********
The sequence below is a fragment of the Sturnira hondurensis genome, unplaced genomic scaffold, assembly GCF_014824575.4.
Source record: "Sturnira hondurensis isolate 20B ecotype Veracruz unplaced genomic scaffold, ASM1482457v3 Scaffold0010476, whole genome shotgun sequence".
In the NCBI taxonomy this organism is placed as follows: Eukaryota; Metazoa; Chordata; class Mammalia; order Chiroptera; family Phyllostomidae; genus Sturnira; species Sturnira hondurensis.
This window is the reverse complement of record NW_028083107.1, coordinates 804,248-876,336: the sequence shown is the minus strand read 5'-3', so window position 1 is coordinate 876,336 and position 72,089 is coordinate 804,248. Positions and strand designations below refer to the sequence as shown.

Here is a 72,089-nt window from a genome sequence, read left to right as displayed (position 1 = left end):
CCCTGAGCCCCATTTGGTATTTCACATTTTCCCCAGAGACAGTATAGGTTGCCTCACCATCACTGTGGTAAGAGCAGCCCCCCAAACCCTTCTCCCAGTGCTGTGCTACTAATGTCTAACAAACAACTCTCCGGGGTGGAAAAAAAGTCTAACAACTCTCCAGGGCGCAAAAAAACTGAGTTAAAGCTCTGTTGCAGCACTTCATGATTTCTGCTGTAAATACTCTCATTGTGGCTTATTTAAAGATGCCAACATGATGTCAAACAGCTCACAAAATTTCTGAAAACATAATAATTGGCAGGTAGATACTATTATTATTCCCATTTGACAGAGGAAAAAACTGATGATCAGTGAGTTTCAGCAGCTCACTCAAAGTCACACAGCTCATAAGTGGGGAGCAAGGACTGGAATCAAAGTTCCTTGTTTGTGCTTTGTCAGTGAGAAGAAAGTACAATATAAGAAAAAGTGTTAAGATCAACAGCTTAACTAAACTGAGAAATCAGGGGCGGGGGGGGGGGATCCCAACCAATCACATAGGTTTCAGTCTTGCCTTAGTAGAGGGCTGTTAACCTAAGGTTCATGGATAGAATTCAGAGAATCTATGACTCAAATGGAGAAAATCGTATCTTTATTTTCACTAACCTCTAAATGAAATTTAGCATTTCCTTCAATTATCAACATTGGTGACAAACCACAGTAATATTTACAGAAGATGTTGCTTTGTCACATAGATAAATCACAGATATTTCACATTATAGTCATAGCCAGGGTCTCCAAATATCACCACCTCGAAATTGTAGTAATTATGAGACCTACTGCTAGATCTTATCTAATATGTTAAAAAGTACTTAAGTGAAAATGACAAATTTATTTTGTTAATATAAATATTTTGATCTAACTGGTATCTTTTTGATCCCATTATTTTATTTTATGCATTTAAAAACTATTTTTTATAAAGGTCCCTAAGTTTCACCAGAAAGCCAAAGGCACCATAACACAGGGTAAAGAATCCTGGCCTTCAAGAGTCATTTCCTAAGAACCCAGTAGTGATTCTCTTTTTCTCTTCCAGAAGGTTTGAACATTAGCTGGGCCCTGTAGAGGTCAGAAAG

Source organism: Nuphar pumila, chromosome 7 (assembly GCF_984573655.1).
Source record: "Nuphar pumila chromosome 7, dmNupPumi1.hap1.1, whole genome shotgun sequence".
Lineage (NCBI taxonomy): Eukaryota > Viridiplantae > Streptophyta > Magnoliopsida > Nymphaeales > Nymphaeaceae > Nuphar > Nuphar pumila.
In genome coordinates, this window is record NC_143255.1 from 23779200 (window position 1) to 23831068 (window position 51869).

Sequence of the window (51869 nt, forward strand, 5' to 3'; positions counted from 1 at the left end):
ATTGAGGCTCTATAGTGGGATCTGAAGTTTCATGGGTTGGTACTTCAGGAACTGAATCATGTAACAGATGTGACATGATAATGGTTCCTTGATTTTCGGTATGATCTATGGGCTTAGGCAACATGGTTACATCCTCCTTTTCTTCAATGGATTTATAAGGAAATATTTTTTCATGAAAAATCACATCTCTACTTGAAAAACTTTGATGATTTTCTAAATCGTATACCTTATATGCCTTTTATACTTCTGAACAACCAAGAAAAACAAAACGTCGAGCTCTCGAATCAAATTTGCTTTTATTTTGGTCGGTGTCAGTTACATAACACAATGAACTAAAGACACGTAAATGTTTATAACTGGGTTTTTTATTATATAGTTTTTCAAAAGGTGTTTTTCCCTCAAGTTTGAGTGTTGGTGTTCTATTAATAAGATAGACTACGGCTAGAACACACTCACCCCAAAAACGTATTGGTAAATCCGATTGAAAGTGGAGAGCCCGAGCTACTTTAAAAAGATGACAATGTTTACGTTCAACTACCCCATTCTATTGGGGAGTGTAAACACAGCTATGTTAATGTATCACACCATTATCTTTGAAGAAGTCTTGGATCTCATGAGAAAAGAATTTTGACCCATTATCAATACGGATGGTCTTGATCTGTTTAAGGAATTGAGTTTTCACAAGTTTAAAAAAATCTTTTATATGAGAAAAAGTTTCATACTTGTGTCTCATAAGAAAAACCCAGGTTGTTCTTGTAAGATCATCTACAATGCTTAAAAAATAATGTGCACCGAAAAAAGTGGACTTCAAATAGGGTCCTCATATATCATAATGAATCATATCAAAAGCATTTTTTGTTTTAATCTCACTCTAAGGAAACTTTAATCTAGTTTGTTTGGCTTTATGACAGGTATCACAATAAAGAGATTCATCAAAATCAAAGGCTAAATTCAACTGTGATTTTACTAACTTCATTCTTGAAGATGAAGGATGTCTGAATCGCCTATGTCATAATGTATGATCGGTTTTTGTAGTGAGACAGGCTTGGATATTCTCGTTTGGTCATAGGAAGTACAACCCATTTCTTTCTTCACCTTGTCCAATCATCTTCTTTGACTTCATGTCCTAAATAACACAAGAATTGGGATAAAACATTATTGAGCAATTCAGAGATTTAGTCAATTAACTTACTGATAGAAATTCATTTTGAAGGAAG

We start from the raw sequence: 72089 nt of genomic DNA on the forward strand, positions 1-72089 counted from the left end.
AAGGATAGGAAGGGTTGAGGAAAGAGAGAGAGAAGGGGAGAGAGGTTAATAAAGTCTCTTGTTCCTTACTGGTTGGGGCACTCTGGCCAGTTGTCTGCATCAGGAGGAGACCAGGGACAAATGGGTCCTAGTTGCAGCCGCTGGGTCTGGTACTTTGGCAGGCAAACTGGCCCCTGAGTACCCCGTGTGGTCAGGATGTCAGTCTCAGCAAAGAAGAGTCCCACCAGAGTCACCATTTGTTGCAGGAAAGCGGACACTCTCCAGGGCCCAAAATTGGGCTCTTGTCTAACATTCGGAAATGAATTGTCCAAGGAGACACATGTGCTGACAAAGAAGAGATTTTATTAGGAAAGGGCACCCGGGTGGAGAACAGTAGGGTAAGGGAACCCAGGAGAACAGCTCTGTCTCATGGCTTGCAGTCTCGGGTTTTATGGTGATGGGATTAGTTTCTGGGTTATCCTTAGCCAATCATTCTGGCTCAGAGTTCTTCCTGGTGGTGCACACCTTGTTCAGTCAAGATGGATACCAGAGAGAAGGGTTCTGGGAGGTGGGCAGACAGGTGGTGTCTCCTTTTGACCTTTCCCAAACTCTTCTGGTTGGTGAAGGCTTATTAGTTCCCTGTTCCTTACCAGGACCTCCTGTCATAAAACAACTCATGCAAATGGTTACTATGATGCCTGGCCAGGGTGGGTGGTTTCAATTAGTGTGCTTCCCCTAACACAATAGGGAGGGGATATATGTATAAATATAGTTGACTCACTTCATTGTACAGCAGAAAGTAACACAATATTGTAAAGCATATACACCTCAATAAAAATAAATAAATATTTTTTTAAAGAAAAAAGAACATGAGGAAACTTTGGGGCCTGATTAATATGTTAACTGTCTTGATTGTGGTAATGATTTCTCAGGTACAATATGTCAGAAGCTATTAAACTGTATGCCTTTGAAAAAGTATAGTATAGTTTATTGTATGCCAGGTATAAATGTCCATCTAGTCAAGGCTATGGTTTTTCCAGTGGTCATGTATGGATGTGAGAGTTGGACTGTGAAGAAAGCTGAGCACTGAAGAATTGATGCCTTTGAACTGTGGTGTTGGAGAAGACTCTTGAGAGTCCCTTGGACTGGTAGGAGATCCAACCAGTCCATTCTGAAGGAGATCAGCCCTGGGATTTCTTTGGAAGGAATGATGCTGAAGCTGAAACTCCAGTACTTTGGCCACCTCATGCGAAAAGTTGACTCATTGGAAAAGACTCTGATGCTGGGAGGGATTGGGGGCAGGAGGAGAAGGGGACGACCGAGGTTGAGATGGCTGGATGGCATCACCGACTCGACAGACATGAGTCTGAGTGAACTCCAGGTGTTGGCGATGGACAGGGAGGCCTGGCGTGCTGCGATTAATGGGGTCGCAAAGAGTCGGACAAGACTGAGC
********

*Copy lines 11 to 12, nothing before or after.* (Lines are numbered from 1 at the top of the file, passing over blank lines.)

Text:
Sequence of the window (51869 nt, forward strand, 5' to 3'; positions counted from 1 at the left end):
ATTGAGGCTCTATAGTGGGATCTGAAGTTTCATGGGTTGGTACTTCAGGAACTGAATCATGTAACAGATGTGACATGATAATGGTTCCTTGATTTTCGGTATGATCTATGGGCTTAGGCAACATGGTTACATCCTCCTTTTCTTCAATGGATTTATAAGGAAATATTTTTTCATGAAAAATCACATCTCTACTTGAAAAACTTTGATGATTTTCTAAATCGTATACCTTATATGCCTTTTATACTTCTGAACAACCAAGAAAAACAAAACGTCGAGCTCTCGAATCAAATTTGCTTTTATTTTGGTCGGTGTCAGTTACATAACACAATGAACTAAAGACACGTAAATGTTTATAACTGGGTTTTTTATTATATAGTTTTTCAAAAGGTGTTTTTCCCTCAAGTTTGAGTGTTGGTGTTCTATTAATAAGATAGACTACGGCTAGAACACACTCACCCCAAAAACGTATTGGTAAATCCGATTGAAAGTGGAGAGCCCGAGCTACTTTAAAAAGATGACAATGTTTACGTTCAACTACCCCATTCTATTGGGGAGTGTAAACACAGCTATGTTAATGTATCACACCATTATCTTTGAAGAAGTCTTGGATCTCATGAGAAAAGAATTTTGACCCATTATCAATACGGATGGTCTTGATCTGTTTAAGGAATTGAGTTTTCACAAGTTTAAAAAAATCTTTTATATGAGAAAAAGTTTCATACTTGTGTCTCATAAGAAAAACCCAGGTTGTTCTTGTAAGATCATCTACAATGCTTAAAAAATAATGTGCACCGAAAAAAGTGGACTTCAAATAGGGTCCTCATATATCATAATGAATCATATCAAAAGCATTTTTTGTTTTAATCTCACTCTAAGGAAACTTTAATCTAGTTTGTTTGGCTTTATGACAGGTATCACAATAAAGAGATTCATCAAAATCAAAGGCTAAATTCAACTGTGATTTTACTAACTTCATTCTTGAAGATGAAGGATGTCTGAATCGCCTATGTCATAATGTATGATCGGTTTTTGTAGTGAGACAGGCTTGGATATTCTCGTTTGGTCATAGGAAGTACAACCCATTTCTTTCTTCACCTTGTCCAATCATCTTCTTTGACTTCATGTCCTAAATAACACAAGAATTGGGATAAAACATTATTGAGCAATTCAGAGATTTAGTCAATTAACTTACTGATAGAAATTCATTTTGAAGGAAG